Mark (Dávid Fecse) is a vlogger with a horror and paranormal activity web series called Chasing Fear. He’s covered some bizarre circumstances and visited some spooky places, but for the first time he’s covering a story he has a direct connection to. His grandparents had a painting, one that became legend in the family for being frightening and strange. After his grandmother’s recent death, Mark and his brother inherited everything in her home, and Mark is determined to find the painting and track down the history of it – and why they all get the same awful feeling inside when they see it. The painting, which his family called The Whispering Man, is awful, grotesque, and disturbing. When it first comes into sight it almost looks like a blank black canvas, until you notice the entire photo is a eyeless face, ghostly greys and whites barely visible over the matte black background. It’s difficult to discern if the face is neutral, grimacing, or frowning. The mouth is wrenched into a strange expression in spite of the hollow emptiness of what should be eyes. Mark, thrilled with his finding in his grandparents’ belongings, takes the painting home to begin research on its history. Before Mark can get too far into his research, though, he notices a presence around him. The more he looks at the painting and investigates the more strange he feels, and the more strange things happen. Mysterious power outages, the radio playing randomly. He can’t sleep and when he does he has night terrors. He soon discovers there’s a deep history to the painting itself and the person who painted it, and in investigating that finds himself in the middle of a living nightmare. The legends are true, and the consequences of keeping The Whispering Man in his home will be his ultimate destruction, just like his father and his father’s father. THE WHISPERING MAN is another brilliant entry into the multitude of found footage films. As easy and gimmicky as this often is, it works well for a story such as this. The intimacy of the scares is what sells the fear factor of this story, and a wide lens cinematic shot simply wouldn’t allow for the same sort of immersive experience. THE WHISPERING MAN, as the title may suggests, also fully utilizes a remarkably subtle series of sound effects and nearly intangible cues to create both atmosphere and an unsettling, creeped out feeling that most viewers may not be able to place. Using ambient sound, you as the viewer constantly feel something is just behind you, about to reach out and touch you. This is a rising trend in horror films, though it’s been used for decades and to great results by everyone from Cronenberg to Lynch to Noe, it’s recently found new mainstream success in films like Midsommar. THE WHISPERING MAN stands out from other cheaply made and under-produced found footage films for a few reasons, but the sound design by Bálint Szántó (who also wrote the screenplay) is a standout among standouts. Unfortunately, while THE WHISPERING MAN is a welcome surprise coming from this genre, it also has some hiccups and cliches along the way. The ending was fairly expected, including the stereotypical “these tapes were found…” intro and outro (which I’m sure most of us could rattle off nearly verbatim). The poster for this film is, quite simply, atrocious and nearly laughable. The tagline, “Don’t Let Him Out”, equally silly and anticlimactic. THE WHISPERING MAN was originally titled “The Surreal Project”, and I’m certainly glad that changed prior to release. THE WHISPERING MAN rocks a stellar cast, the standout amongst them being Fecse, who carries this film on his capable shoulders. András Korcsmáros as Mark’s brother Tommy, and Dávid Kiss as his best friend and ultimate skeptic Abel also give impactful performances. THE WHISPERING MAN is a story of ghosts, tangible and intangible. Family ghosts, ghosts of your past, and ghosts of things we can barely understand. Paranormal and paranoia go hand in hand in THE WHISPERING MAN, leaving us with a satisfying, spooky tale that has a solid foothold in what can be an oversaturated and overrated genre.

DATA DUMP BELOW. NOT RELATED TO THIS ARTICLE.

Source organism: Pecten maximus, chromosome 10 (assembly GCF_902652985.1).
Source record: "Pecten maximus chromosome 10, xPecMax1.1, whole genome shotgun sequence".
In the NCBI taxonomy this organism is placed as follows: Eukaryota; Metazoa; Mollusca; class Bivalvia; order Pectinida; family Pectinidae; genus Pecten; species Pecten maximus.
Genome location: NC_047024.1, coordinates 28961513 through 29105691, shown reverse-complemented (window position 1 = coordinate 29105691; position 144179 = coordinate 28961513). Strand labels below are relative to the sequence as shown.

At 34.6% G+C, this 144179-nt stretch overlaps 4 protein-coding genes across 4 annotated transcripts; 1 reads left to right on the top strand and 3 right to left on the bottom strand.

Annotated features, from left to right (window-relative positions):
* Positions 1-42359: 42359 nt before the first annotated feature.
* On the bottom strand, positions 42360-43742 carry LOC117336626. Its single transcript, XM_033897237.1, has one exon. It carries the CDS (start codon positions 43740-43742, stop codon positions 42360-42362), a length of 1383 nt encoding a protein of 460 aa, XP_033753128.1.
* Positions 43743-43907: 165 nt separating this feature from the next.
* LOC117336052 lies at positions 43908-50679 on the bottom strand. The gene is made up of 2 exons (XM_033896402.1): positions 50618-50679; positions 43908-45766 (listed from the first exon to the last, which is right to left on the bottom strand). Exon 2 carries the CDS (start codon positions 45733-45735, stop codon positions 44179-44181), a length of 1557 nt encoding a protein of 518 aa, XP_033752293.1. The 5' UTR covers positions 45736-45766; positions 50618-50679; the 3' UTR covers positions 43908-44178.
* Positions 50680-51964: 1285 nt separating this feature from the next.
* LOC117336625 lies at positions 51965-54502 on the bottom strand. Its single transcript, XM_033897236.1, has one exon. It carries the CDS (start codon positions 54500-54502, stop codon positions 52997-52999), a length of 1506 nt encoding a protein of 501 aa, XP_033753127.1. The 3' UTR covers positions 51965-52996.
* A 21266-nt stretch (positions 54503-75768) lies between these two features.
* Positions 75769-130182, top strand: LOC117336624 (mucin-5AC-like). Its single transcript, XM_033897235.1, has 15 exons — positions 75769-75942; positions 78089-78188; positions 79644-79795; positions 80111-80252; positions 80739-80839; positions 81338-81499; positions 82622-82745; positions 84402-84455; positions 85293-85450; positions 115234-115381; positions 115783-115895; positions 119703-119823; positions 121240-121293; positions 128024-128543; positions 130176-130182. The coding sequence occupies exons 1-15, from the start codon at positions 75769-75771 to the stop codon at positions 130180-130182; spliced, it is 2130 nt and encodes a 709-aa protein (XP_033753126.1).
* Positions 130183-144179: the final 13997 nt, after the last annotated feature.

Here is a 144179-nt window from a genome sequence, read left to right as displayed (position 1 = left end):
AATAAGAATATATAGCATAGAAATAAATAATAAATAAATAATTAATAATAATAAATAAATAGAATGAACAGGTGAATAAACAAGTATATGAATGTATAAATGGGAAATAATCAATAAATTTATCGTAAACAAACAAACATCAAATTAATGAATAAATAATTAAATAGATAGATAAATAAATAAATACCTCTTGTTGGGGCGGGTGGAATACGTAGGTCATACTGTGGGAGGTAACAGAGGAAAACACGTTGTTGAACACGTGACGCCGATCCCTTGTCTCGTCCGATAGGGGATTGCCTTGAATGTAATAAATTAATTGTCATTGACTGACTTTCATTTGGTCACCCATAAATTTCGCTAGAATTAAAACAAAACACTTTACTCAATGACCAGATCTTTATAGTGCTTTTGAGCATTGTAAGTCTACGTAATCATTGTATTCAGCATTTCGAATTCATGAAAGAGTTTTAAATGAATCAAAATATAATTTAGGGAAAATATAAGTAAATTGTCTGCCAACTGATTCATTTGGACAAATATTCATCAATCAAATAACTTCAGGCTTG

Makeup Artist, Monster Maker, Educator, Producer, Haunt-lover, and all around Halloween freak. When Miranda isn't watching horror films, she's making them happen. When she's not doing either of those things, she's probably dreaming about them. Or baking cookies.